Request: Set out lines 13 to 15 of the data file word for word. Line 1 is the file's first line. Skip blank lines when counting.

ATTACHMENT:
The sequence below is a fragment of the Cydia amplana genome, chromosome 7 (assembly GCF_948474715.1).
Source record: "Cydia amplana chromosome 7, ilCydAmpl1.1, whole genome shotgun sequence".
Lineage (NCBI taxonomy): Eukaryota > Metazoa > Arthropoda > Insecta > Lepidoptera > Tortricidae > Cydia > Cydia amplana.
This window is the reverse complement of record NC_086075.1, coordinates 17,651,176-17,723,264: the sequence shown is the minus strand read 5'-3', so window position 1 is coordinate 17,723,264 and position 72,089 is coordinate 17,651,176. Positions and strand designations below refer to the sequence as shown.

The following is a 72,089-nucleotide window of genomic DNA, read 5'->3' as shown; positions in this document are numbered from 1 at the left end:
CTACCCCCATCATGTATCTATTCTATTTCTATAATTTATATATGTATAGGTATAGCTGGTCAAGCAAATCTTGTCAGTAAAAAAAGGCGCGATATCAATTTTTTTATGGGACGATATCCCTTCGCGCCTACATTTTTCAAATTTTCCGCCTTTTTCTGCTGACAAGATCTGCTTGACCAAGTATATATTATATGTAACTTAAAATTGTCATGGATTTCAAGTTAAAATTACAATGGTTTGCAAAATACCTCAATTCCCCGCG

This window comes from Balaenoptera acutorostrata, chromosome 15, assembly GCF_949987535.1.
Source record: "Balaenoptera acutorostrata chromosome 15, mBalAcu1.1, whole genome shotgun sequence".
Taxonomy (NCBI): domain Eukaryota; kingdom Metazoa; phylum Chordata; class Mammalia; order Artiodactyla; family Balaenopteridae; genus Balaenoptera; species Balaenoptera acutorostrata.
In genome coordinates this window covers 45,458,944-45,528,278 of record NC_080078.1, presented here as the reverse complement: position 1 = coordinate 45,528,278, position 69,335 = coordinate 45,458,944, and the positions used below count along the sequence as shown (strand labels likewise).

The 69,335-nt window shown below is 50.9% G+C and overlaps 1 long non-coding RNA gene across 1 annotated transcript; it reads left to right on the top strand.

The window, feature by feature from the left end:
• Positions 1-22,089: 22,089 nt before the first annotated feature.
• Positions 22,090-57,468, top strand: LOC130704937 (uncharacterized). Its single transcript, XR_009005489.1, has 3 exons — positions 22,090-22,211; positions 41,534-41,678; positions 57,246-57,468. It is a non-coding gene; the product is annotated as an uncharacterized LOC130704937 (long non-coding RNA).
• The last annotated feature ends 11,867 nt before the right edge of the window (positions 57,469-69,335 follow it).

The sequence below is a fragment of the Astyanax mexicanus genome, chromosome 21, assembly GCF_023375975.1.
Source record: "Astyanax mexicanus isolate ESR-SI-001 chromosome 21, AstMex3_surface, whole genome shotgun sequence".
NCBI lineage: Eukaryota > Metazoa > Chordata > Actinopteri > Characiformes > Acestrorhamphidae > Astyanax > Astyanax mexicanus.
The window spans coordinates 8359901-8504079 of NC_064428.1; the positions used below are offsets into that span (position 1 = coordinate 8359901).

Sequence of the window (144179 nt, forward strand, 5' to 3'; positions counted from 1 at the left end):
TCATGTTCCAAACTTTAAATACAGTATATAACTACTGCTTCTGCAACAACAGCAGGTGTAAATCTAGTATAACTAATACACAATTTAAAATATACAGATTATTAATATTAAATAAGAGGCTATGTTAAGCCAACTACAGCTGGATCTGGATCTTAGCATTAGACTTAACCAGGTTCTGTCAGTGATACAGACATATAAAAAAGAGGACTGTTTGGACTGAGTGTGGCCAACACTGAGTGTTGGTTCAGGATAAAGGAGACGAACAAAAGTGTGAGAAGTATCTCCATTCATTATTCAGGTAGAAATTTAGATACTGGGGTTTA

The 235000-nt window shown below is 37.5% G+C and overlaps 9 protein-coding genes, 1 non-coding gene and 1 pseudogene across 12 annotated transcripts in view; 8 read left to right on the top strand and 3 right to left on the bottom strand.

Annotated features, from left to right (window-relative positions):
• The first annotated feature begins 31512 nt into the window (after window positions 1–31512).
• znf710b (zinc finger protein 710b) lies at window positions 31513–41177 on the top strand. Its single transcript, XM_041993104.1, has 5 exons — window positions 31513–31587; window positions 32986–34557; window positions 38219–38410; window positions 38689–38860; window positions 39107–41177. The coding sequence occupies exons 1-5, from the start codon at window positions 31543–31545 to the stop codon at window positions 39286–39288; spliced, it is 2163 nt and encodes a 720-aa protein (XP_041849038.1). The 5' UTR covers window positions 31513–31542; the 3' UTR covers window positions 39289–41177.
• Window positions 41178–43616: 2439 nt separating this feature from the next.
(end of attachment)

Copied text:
• Positions 1-22,089: 22,089 nt before the first annotated feature.
• Positions 22,090-57,468, top strand: LOC130704937 (uncharacterized). Its single transcript, XR_009005489.1, has 3 exons — positions 22,090-22,211; positions 41,534-41,678; positions 57,246-57,468. It is a non-coding gene; the product is annotated as an uncharacterized LOC130704937 (long non-coding RNA).
• The last annotated feature ends 11,867 nt before the right edge of the window (positions 57,469-69,335 follow it).